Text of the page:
Skip to main content
19/04/2022

Vall d'Hebron identifies blood testosterone concentration as an accurate predictive marker of COVID-19 survival in men

Equip Testosterona COVID-19 en homes
Dra. Rosanna Paciucci i Emily Toscano

19/04/2022

As age increases in men, the concentration of the hormone in the blood drops and this increases the likelihood of severe progression of the infection in COVID-19 patients

A new study from the Vall d'Hebron Research Institute (VHIR) links severe cases of COVID-19 in men to decreased testosterone levels. Until now, previous studies had determined that this hormone was related to the course of the disease, but this new research finds that knowing the variation of its concentration in blood can contribute to the decrease in mortality. The work, published in BMC Medicine and led by Dr. Rosanna Paciucci, principal investigator of the Clinical Biochemistry group at VHIR, advances the knowledge regarding the role that this marker can have to be used in the prediction of severe disease and mortality in male patients. The research has been carried out with the participation of Dr. Mónica Martínez Gallo from the Translational Immunology group at VHIR and Dr. Timothy Thomson, from the Institute of Molecular Biology of Barcelona (IBMB-CSIC). Researchers from other groups at VHIR and Universitat Autònoma de Barcelona (UAB) have also participated.

A precise understanding of the molecular and biological mechanisms that may explain the association of severe COVID-19 with male sex is still lacking. The study has found significant quantitative differences in biomarkers predictive of severity in male patients compared to female patients. The researchers were able to determine that changes in the blood concentration of testosterone in men with COVID-19 during the course of the disease is the strongest predictor of survival of all the biological and biochemical measures studied, including the single measure at patient admission. The study suggests that failure to restore testosterone levels is not only due to dysfunction in the central hormonal axis, but that the peripheral axis at the gonadal level is also affected.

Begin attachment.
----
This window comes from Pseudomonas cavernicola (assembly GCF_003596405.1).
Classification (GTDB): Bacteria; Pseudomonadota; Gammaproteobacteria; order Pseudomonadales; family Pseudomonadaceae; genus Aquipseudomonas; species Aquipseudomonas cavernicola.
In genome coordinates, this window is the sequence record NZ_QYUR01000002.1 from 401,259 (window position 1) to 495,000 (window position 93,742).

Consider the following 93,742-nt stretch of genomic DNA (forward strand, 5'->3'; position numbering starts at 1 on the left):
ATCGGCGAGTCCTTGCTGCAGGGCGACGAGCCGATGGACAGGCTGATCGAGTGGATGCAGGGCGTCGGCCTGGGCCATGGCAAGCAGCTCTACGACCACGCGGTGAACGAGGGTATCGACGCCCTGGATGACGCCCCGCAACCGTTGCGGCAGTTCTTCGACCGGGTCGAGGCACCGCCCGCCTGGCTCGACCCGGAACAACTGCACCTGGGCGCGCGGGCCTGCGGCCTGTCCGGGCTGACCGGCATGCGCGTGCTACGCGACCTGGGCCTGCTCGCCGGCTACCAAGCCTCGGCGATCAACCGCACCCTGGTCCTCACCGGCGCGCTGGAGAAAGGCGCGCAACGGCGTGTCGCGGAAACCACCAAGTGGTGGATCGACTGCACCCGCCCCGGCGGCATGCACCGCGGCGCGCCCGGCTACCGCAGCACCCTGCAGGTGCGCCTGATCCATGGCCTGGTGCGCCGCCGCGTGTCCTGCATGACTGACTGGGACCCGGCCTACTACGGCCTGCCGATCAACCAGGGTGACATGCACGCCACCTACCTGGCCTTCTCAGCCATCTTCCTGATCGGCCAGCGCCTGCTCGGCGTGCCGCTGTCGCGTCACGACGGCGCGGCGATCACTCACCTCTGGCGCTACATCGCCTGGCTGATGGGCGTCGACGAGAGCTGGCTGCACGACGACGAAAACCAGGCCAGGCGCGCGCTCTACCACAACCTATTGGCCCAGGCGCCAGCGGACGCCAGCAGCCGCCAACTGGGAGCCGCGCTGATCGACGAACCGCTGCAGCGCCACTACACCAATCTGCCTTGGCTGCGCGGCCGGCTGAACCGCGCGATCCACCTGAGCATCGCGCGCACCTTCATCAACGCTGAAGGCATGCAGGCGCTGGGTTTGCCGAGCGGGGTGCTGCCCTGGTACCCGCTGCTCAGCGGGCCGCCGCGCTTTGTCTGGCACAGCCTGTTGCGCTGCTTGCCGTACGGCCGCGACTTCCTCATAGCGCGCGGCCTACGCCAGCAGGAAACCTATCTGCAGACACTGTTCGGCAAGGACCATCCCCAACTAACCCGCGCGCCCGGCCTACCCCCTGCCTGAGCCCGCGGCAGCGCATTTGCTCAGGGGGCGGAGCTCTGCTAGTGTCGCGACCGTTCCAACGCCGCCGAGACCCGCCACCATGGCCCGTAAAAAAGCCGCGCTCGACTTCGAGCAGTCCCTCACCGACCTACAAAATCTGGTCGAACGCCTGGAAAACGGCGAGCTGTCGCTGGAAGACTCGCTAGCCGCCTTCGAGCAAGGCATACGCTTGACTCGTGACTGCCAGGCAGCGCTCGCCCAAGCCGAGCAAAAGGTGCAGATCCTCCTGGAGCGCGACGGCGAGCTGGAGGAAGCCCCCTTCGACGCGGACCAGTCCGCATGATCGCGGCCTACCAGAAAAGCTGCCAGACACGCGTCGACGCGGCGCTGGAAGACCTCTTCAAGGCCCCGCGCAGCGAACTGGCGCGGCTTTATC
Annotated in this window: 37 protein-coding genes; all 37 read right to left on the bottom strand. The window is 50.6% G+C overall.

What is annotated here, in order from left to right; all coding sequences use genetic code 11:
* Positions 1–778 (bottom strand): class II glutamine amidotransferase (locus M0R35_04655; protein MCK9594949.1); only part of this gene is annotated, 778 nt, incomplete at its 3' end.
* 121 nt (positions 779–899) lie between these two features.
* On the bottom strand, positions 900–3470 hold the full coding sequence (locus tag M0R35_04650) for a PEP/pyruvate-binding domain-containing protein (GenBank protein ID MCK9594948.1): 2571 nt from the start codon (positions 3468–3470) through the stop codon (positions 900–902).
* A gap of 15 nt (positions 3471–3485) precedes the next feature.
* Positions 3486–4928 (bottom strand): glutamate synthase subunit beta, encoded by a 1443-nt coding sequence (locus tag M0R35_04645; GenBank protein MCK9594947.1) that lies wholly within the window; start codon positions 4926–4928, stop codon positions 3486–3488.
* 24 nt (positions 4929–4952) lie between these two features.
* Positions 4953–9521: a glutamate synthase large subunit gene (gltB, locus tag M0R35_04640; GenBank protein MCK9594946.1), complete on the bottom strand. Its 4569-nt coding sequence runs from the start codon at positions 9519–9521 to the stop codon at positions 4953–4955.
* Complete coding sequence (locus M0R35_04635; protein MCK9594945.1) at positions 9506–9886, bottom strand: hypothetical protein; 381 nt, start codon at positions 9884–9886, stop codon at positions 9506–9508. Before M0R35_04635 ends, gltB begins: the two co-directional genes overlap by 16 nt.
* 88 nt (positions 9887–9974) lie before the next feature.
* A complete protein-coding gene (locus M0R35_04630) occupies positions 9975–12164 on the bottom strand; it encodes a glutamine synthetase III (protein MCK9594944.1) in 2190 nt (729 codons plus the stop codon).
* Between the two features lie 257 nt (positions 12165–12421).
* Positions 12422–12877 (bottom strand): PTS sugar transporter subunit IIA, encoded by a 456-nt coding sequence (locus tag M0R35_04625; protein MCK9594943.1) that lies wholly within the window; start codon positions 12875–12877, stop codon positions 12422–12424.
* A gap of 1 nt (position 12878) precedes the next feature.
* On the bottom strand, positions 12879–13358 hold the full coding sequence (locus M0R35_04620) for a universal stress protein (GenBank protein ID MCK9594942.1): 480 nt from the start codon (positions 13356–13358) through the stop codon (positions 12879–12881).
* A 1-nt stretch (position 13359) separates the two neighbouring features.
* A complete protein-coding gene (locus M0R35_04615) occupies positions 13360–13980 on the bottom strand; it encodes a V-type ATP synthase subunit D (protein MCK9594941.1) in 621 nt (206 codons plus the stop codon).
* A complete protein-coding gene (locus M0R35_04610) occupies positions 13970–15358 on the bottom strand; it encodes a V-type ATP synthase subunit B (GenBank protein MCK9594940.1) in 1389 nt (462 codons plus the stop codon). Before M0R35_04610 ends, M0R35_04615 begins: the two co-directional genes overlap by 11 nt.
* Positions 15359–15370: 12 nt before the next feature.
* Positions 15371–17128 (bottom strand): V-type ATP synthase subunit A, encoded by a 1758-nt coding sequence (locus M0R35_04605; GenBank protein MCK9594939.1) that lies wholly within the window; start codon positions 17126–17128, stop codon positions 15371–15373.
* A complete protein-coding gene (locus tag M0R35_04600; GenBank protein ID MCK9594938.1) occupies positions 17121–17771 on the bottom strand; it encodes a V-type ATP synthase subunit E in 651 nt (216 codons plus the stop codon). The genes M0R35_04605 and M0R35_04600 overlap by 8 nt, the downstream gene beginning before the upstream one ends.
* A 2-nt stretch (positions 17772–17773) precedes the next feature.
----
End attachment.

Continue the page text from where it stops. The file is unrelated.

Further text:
In lethal cases, failure to restore physiological testosterone values is significantly associated with impaired differentiation and polarization of T helper lymphocytes and increased proinflammatory circulating classical monocytes.

This study demonstrates that androgens play a relevant role in disease severity in men and specifically testosterone is shown to have a significant role in regulating the immune system to cope with SARS-CoV-2. "Additionally, we have observed that patients who died, who have not been able to restore normal testosterone levels, present accumulation of androstenedione (testosterone source hormone), which could suggest peripheral damage at the gonadal level and not only at the level of the central hormonal axis," explains Emily Toscano, predoctoral researcher in the Clinical Biochemistry group at VHIR.

Although men and women present a similar risk of contracting the disease, men more frequently develop severe disease. Previous studies had already shown the association between male sex and the severity of infection by other coronaviruses (SARS-CoV and MERS-CoV). "Our observations find that serum testosterone concentration is the strongest predictor of survival and/or mortality in men with COVID-19 and could be key in predicting the evolution of patients," comments Dr. Paciucci. Thus, they suggest an important role of the hormone in the immune response to COVID-19.

"These results justify future experimental explorations to identify the relationship between testosterone and the severity of SARS-CoV-2 infection that may open the door to implement treatments to prevent severe cases and deaths," concludes Dr. Paciucci.
 

These results justify future experimental explorations to identify the relationship between testosterone and the severity of SARS-CoV-2 infection 

Related news

The results show that, in some patients with mutations in the X chromosome, the healthy gene is inactivated and the mutated gene manifests itself, which favors the onset of the disease.

Researchers have used an innovative protocol to identify people with this autoimmune disease who have a higher risk of cancer.

The team was born from the union of the Clinical Biochemistry and the Drug Delivery and Targeting groups with the aim of improving the diagnostic and prognostic process and developing new therapeutic strategies.

Related professionals

Romina Dieli Crimi

Romina Dieli Crimi

Translational Immunology
Read more
Blanca Angélica Urban Vargas

Blanca Angélica Urban Vargas

Read more
Daniel Alvarez De la Sierra

Daniel Alvarez De la Sierra

Research technician
Translational Immunology
Read more
Janire Perurena Prieto

Janire Perurena Prieto

Predoctoral researcher
Translational Immunology
Read more

Subscribe to our newsletters and be part of the Campus life

We are a world-leading healthcare complex where healthcare, research, teaching and innovation go hand in hand.

This question is for testing whether or not you are a human visitor and to prevent automated spam submissions.